A recent article in the business pages of the Washington Post marveled that the fish oil supplement industry is booming despite any solid evidence that fish oil supplements work as claimed.
People in the United States spend about $1.2 billion annually for
… Continue reading
Last weekend my husband participated in a golf tournament. It was sponsored by Costco, and each player received a swag bag of Costco merchandise.
When he got home, my husband and I took a look at his “gifts.” I couldn’t help but laugh.
- OptiFiber Natural Fiber Supplement
- Body & Soul My Vision Health Eye Vitamins
- Natrol Fast Dissolve Melatonin
- Focus Factor Brain Health Supplement
- Testosterone Support For Men Supplement
- Slice of Life Energy Boost Gummy Vitamins With B12
- ZipFizz Healthy Energy Drink Mix With Vitamin B12
- Oh, and some golf balls and tees
The organizers of that tournament knew their … Continue reading
Eat fresh & local
I am fortunate to live in an area that has abundant Farmers Markets that operate year-round. They not only offer fresh, locally-grown produce, but baked goods, jams & jellies, cheeses, nuts, cut flowers, and a variety of local artisan crafts.
The summer months are my favorite. I can find summer fruits that are at their peak of ripeness and flavor, unlike the under-ripe, flavorless versions that are sold in the grocery stores. Cherries, peaches, apricots, strawberries, blueberries and raspberries all taste better (and are often cheaper) when they are locally grown and picked within the last … Continue reading
That’s a question that continues to be debated in the medical journals, but the short answer is probably not.
Too much salt or sodium is bad for you, like almost anything; but now we’re learning that too little sodium can be bad for us, too.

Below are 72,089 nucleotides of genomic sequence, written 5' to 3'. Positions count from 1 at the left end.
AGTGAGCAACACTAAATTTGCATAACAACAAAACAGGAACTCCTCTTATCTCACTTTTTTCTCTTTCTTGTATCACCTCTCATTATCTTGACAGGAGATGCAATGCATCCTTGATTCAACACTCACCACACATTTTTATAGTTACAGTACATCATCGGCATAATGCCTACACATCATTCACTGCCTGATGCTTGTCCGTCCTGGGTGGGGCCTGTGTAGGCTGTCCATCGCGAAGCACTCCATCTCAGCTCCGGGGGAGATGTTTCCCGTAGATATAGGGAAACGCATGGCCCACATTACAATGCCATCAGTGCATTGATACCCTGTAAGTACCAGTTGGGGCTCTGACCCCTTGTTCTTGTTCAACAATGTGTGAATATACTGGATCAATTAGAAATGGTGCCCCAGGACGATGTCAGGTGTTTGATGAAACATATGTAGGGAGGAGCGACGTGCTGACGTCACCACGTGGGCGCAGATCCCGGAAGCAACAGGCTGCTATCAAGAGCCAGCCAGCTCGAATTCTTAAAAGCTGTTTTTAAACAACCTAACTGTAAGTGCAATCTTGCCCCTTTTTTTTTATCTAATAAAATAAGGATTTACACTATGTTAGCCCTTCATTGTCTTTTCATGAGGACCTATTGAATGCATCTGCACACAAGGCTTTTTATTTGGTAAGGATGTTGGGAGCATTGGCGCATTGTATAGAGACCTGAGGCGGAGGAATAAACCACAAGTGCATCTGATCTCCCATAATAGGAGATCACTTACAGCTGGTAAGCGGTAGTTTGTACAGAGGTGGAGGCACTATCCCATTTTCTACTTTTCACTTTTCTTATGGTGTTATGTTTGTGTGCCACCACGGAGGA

A few weeks ago, the Washington Post had a nice article explaining how salt came to be thought of as the enemy of good health, and why new research indicates that current low sodium guidelines might be too low: More scientists doubt salt is as bad for you as the government says
For years, the
… Continue reading
Recently, the US Public Health Service issued new recommendations to slightly lower the amount of fluoride that’s put in our community drinking water.
That’s because we have access to other sources of fluoride, mostly toothpaste and mouth rinses, so we don’t need as much in the water supply.
Since the early 1960s our tap water has been fluoridated, and the incidence of tooth decay has been significantly decreased. The Centers for Disease Control (CDC) hails community water fluoridation as one of the 10 greatest public health achievements… Continue reading
Earlier this year, I posted about the study out of Harvard that showed headaches are being overtreated in America.
Over a 10-year period, the number of patients being referred to specialists, or sent for special diagnostic tests, has doubled.
With more CT scans and MRIs, and more prescriptions medications, headaches are costly. Also, all the extra tests and drugs don’t necessarily help, and they might just cause more problems with side effects.
Related post: Home remedies for headaches
Luckily, some headache specialists are leaning away from the trend to overtreat, and are prescribing exercise and dietary changes instead of drugs. … Continue reading
I read a good article in The Wall Street Journal a few days ago: How Flavor Drives Nutrition
For nearly a half century, America has been on a witch hunt to find the ingredient that is making us fat. In the 1980s, the culprit was fat itself. Next it was carbs. Today, sugar is the enemy—unless you’re caught up in the war on gluten.
And none of it has worked. Obesity is now closing in on smoking as our No. 1 preventable cause of death. The U.S. has rarely failed at anything the way it has failed at weight loss.
… Continue reading
I didn’t know this, but apparently in 2008 South Los Angeles enacted an ordinance to regulate or limit fast food sales. It was an attempt to lower obesity rates in some of the poorest and unhealthiest neighborhoods.
Now, seven years later, a study has been published that says the intervention didn’t work. It not only didn’t work, but the obesity rates were higher.
As for the health of the residents, according to the survey, obesity and being overweight increased in all areas from 2007 to 2012, and the increase was significantly greater in the regulated area. Consumption of
… Continue reading